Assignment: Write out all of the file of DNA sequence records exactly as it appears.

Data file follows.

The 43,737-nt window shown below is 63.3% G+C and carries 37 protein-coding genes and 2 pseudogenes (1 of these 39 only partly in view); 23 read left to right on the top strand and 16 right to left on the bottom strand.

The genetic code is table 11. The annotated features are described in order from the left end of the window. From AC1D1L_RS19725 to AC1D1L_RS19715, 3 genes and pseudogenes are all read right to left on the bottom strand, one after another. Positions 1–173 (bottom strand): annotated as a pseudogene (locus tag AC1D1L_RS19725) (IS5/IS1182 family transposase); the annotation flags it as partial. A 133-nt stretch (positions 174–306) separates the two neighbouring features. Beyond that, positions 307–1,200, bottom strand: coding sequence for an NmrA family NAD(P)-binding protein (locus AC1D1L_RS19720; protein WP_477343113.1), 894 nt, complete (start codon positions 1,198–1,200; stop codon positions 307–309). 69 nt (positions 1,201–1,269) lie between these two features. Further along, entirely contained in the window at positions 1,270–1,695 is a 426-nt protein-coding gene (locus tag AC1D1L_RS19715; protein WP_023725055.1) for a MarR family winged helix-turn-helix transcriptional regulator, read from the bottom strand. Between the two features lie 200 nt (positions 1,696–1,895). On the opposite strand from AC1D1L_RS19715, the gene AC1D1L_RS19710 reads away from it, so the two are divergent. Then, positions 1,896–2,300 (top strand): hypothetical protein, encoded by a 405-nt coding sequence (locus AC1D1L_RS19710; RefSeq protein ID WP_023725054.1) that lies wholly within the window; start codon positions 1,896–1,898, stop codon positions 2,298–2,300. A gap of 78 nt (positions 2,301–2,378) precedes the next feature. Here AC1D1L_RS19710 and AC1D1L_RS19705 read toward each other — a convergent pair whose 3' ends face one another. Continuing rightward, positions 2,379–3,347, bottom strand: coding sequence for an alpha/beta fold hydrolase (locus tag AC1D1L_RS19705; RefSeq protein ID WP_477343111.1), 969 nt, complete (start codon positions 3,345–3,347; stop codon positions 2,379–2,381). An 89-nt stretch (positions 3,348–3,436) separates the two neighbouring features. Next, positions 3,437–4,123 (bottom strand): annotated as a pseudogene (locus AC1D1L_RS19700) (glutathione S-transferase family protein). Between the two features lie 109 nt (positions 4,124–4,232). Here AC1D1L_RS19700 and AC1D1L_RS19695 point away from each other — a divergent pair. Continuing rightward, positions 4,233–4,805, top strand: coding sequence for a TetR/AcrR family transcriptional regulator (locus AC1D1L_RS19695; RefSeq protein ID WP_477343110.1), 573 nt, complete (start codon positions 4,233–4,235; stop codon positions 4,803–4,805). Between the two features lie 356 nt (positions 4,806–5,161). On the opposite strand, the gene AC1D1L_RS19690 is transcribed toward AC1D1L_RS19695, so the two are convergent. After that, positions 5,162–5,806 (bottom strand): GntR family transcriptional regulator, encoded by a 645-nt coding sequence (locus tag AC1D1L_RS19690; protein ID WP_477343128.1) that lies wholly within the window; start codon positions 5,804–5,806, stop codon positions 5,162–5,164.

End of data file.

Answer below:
The 43,737-nt window shown below is 63.3% G+C and carries 37 protein-coding genes and 2 pseudogenes (1 of these 39 only partly in view); 23 read left to right on the top strand and 16 right to left on the bottom strand.

The genetic code is table 11. The annotated features are described in order from the left end of the window. From AC1D1L_RS19725 to AC1D1L_RS19715, 3 genes and pseudogenes are all read right to left on the bottom strand, one after another. Positions 1–173 (bottom strand): annotated as a pseudogene (locus tag AC1D1L_RS19725) (IS5/IS1182 family transposase); the annotation flags it as partial. A 133-nt stretch (positions 174–306) separates the two neighbouring features. Beyond that, positions 307–1,200, bottom strand: coding sequence for an NmrA family NAD(P)-binding protein (locus AC1D1L_RS19720; protein WP_477343113.1), 894 nt, complete (start codon positions 1,198–1,200; stop codon positions 307–309). 69 nt (positions 1,201–1,269) lie between these two features. Further along, entirely contained in the window at positions 1,270–1,695 is a 426-nt protein-coding gene (locus tag AC1D1L_RS19715; protein WP_023725055.1) for a MarR family winged helix-turn-helix transcriptional regulator, read from the bottom strand. Between the two features lie 200 nt (positions 1,696–1,895). On the opposite strand from AC1D1L_RS19715, the gene AC1D1L_RS19710 reads away from it, so the two are divergent. Then, positions 1,896–2,300 (top strand): hypothetical protein, encoded by a 405-nt coding sequence (locus AC1D1L_RS19710; RefSeq protein ID WP_023725054.1) that lies wholly within the window; start codon positions 1,896–1,898, stop codon positions 2,298–2,300. A gap of 78 nt (positions 2,301–2,378) precedes the next feature. Here AC1D1L_RS19710 and AC1D1L_RS19705 read toward each other — a convergent pair whose 3' ends face one another. Continuing rightward, positions 2,379–3,347, bottom strand: coding sequence for an alpha/beta fold hydrolase (locus tag AC1D1L_RS19705; RefSeq protein ID WP_477343111.1), 969 nt, complete (start codon positions 3,345–3,347; stop codon positions 2,379–2,381). An 89-nt stretch (positions 3,348–3,436) separates the two neighbouring features. Next, positions 3,437–4,123 (bottom strand): annotated as a pseudogene (locus AC1D1L_RS19700) (glutathione S-transferase family protein). Between the two features lie 109 nt (positions 4,124–4,232). Here AC1D1L_RS19700 and AC1D1L_RS19695 point away from each other — a divergent pair. Continuing rightward, positions 4,233–4,805, top strand: coding sequence for a TetR/AcrR family transcriptional regulator (locus AC1D1L_RS19695; RefSeq protein ID WP_477343110.1), 573 nt, complete (start codon positions 4,233–4,235; stop codon positions 4,803–4,805). Between the two features lie 356 nt (positions 4,806–5,161). On the opposite strand, the gene AC1D1L_RS19690 is transcribed toward AC1D1L_RS19695, so the two are convergent. After that, positions 5,162–5,806 (bottom strand): GntR family transcriptional regulator, encoded by a 645-nt coding sequence (locus tag AC1D1L_RS19690; protein ID WP_477343128.1) that lies wholly within the window; start codon positions 5,804–5,806, stop codon positions 5,162–5,164.